After learning how to cultivate bare root hibiscus, the next step is to start planting. Be sure to keep these tips in mind and you’ll be able to enjoy healthy and colorful blooms.

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How To Prevent Root Rot In Hydroponics: 3 Useful Tips

If you’re a newbie gardener who’s looking to find ways to hone your skills, you’d want to learn how to prevent root rot in hydroponics even before this problem affects your plants.

Hydroponics can be advantageous to crops in more ways than one. However, it also comes with risks of diseases, such as root rot, which can be destructive or even lethal to your plants.

Unfortunately, there are no effective methods to recover the wilted parts that were affected by the root rot once it hits your plants. The only thing you can do if you do not want this catastrophe to befall your crops is to prevent it before it happens. Read on to learn more about this subject.

 

What is Root Rot?

Root rot is a disease that attacks the plant roots and causes them to suffer decay. This usually happens when a lack of oxygen supply occurs in the substrate.

To give you an idea, think about plant roots that are submerged in water that only has a little oxygen in it. Over time, the plant suffocates and dies.

Aside from rot and decay, this disease also leads to the proliferation of fungi that are naturally present in the soil. These include Rhizoctonia, Alternaria, Pythium, Botrytis, Fusarium, or Phytophthora. As soon as fungi colonies start to grow, they tend to target the weakened roots and infect your precious plant babies.

Once the plant becomes infected, they won’t be able to take in what they need to grow – water, oxygen, and other nutrients. When this happens, it won’t be long before the plant dies.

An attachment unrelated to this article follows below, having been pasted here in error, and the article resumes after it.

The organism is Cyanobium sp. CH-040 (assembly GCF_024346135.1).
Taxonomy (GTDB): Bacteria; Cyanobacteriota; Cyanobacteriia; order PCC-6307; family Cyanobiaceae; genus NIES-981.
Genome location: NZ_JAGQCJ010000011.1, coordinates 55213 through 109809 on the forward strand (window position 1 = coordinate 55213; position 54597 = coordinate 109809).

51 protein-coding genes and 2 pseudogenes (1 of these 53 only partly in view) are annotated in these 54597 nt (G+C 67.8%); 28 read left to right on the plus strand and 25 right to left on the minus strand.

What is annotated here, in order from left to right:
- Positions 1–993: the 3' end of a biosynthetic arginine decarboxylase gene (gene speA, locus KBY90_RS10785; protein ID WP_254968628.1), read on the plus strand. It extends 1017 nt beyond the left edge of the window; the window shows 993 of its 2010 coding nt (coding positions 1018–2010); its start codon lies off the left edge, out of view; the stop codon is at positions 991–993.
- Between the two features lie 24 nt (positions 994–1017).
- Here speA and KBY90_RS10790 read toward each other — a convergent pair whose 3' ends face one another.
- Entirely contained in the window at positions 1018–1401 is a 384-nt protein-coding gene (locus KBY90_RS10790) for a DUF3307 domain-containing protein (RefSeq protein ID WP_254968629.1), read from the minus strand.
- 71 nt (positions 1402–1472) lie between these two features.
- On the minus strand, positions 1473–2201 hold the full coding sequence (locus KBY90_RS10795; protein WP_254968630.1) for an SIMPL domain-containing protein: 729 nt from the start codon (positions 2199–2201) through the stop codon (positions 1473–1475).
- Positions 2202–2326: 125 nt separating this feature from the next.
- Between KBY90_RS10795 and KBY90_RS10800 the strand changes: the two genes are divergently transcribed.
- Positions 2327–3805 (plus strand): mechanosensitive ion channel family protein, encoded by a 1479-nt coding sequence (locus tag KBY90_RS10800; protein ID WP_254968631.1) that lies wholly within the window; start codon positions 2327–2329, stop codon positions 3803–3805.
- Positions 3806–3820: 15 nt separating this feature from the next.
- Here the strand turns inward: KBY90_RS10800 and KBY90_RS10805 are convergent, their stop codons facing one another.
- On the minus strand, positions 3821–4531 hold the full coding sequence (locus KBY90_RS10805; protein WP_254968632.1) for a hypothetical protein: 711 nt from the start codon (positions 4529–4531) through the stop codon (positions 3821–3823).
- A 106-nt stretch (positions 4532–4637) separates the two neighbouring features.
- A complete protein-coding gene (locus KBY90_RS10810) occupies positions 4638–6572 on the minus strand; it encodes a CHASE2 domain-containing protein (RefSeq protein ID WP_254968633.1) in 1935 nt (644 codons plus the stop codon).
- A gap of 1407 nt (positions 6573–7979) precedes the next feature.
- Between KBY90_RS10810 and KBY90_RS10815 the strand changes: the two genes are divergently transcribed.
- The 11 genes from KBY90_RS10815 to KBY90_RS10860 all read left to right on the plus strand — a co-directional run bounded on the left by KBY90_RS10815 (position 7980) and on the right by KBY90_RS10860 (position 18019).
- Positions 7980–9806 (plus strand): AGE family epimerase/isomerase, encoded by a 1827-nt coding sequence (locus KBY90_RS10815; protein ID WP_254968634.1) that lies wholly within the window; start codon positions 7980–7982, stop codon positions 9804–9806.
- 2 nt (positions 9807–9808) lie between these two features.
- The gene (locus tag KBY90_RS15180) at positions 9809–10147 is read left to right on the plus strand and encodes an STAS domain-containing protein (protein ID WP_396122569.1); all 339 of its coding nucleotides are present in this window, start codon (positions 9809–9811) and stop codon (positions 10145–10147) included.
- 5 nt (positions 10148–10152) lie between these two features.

What is Hydroponics?

In case you’re not aware, the term hydroponic is derived from a Latin word that means “working water”. To put it simply, hydroponics is an art that involves growing various types of plants without soil. If you’re like most people, the first thing that comes to mind when somebody talks about hydroponics would be a picture of plants with roots suspended into the water without using any type of growing medium.

 

Avoiding Root Rot in Hydroponic Systems

Detecting and identifying root rot can be tricky. When your plants get infected, their leaves and roots gradually wither until the whole crop itself dies from the lack of nutrients, which is a common symptom of many diseases.

 

What causes root rot in hydroponics?

One of the requirements in hydroponics systems is oxygen. Without it, your plants are basically on the road to death. On the other hand, lack of such is one of the major triggers for root rot, and it must be avoided at all costs.